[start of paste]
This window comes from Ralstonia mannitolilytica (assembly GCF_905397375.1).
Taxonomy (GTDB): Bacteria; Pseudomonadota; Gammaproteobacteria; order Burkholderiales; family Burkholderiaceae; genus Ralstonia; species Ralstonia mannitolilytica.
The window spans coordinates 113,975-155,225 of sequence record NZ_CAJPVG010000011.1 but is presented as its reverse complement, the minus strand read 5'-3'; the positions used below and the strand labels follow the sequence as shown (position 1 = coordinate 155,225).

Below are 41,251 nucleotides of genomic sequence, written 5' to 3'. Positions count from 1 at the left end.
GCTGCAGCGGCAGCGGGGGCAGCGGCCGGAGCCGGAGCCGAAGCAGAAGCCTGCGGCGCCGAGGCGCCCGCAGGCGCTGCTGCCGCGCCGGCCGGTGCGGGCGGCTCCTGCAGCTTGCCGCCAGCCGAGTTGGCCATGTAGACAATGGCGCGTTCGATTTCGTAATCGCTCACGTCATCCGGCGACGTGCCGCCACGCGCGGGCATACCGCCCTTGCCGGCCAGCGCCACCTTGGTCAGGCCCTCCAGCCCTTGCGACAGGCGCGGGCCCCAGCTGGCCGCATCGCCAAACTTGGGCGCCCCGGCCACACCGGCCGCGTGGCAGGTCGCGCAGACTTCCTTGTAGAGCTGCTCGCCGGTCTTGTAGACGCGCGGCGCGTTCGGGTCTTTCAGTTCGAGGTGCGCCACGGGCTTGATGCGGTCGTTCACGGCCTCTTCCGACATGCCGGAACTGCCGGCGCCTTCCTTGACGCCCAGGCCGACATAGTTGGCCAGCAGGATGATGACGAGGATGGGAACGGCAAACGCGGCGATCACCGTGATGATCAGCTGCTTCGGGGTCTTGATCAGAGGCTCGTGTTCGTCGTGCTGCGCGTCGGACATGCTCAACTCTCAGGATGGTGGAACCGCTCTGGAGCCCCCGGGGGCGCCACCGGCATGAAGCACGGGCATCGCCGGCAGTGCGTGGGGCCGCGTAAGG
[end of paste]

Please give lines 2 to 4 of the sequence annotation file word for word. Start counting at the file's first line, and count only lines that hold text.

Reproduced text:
Taxonomy (GTDB): Bacteria; Pseudomonadota; Gammaproteobacteria; order Burkholderiales; family Burkholderiaceae; genus Ralstonia; species Ralstonia mannitolilytica.
The window spans coordinates 113,975-155,225 of sequence record NZ_CAJPVG010000011.1 but is presented as its reverse complement, the minus strand read 5'-3'; the positions used below and the strand labels follow the sequence as shown (position 1 = coordinate 155,225).

Below are 41,251 nucleotides of genomic sequence, written 5' to 3'. Positions count from 1 at the left end.